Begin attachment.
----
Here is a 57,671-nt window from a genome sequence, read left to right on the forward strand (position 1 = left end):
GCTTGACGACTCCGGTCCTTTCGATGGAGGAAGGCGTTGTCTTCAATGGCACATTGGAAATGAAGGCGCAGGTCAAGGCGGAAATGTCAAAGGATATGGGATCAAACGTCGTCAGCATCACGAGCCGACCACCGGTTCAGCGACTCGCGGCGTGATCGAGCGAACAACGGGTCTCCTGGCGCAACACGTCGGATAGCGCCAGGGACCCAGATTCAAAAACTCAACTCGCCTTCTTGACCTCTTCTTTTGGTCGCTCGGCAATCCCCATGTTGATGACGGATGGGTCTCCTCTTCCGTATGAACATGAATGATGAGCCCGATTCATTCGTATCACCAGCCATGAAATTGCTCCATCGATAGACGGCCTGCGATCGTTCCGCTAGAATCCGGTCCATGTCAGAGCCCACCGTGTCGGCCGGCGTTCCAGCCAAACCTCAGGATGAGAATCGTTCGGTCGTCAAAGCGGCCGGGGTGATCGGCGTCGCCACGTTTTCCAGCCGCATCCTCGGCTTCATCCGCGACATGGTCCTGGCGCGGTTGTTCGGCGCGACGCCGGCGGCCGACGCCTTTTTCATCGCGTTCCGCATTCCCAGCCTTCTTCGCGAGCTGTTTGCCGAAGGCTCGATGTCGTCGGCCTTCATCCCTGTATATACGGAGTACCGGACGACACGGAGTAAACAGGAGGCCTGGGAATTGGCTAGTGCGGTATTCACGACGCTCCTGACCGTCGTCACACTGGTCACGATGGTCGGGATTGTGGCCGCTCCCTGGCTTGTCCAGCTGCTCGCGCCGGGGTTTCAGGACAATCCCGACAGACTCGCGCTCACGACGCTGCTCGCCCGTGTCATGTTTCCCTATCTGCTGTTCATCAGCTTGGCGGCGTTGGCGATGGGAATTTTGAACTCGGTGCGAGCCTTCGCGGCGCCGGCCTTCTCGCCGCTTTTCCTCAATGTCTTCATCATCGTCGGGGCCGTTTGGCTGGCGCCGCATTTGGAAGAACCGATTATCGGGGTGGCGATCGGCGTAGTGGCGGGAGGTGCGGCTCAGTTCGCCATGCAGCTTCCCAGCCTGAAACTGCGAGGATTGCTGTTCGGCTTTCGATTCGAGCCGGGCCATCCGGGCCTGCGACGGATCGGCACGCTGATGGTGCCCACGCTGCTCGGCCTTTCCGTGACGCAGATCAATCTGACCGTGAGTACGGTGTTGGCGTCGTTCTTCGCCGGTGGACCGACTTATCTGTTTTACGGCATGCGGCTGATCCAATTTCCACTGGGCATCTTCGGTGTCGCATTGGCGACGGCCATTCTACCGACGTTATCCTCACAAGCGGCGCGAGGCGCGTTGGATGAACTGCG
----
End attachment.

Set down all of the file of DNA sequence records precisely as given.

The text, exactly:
Here is a 57,671-nt window from a genome sequence, read left to right on the forward strand (position 1 = left end):
GCTTGACGACTCCGGTCCTTTCGATGGAGGAAGGCGTTGTCTTCAATGGCACATTGGAAATGAAGGCGCAGGTCAAGGCGGAAATGTCAAAGGATATGGGATCAAACGTCGTCAGCATCACGAGCCGACCACCGGTTCAGCGACTCGCGGCGTGATCGAGCGAACAACGGGTCTCCTGGCGCAACACGTCGGATAGCGCCAGGGACCCAGATTCAAAAACTCAACTCGCCTTCTTGACCTCTTCTTTTGGTCGCTCGGCAATCCCCATGTTGATGACGGATGGGTCTCCTCTTCCGTATGAACATGAATGATGAGCCCGATTCATTCGTATCACCAGCCATGAAATTGCTCCATCGATAGACGGCCTGCGATCGTTCCGCTAGAATCCGGTCCATGTCAGAGCCCACCGTGTCGGCCGGCGTTCCAGCCAAACCTCAGGATGAGAATCGTTCGGTCGTCAAAGCGGCCGGGGTGATCGGCGTCGCCACGTTTTCCAGCCGCATCCTCGGCTTCATCCGCGACATGGTCCTGGCGCGGTTGTTCGGCGCGACGCCGGCGGCCGACGCCTTTTTCATCGCGTTCCGCATTCCCAGCCTTCTTCGCGAGCTGTTTGCCGAAGGCTCGATGTCGTCGGCCTTCATCCCTGTATATACGGAGTACCGGACGACACGGAGTAAACAGGAGGCCTGGGAATTGGCTAGTGCGGTATTCACGACGCTCCTGACCGTCGTCACACTGGTCACGATGGTCGGGATTGTGGCCGCTCCCTGGCTTGTCCAGCTGCTCGCGCCGGGGTTTCAGGACAATCCCGACAGACTCGCGCTCACGACGCTGCTCGCCCGTGTCATGTTTCCCTATCTGCTGTTCATCAGCTTGGCGGCGTTGGCGATGGGAATTTTGAACTCGGTGCGAGCCTTCGCGGCGCCGGCCTTCTCGCCGCTTTTCCTCAATGTCTTCATCATCGTCGGGGCCGTTTGGCTGGCGCCGCATTTGGAAGAACCGATTATCGGGGTGGCGATCGGCGTAGTGGCGGGAGGTGCGGCTCAGTTCGCCATGCAGCTTCCCAGCCTGAAACTGCGAGGATTGCTGTTCGGCTTTCGATTCGAGCCGGGCCATCCGGGCCTGCGACGGATCGGCACGCTGATGGTGCCCACGCTGCTCGGCCTTTCCGTGACGCAGATCAATCTGACCGTGAGTACGGTGTTGGCGTCGTTCTTCGCCGGTGGACCGACTTATCTGTTTTACGGCATGCGGCTGATCCAATTTCCACTGGGCATCTTCGGTGTCGCATTGGCGACGGCCATTCTACCGACGTTATCCTCACAAGCGGCGCGAGGCGCGTTGGATGAACTGCG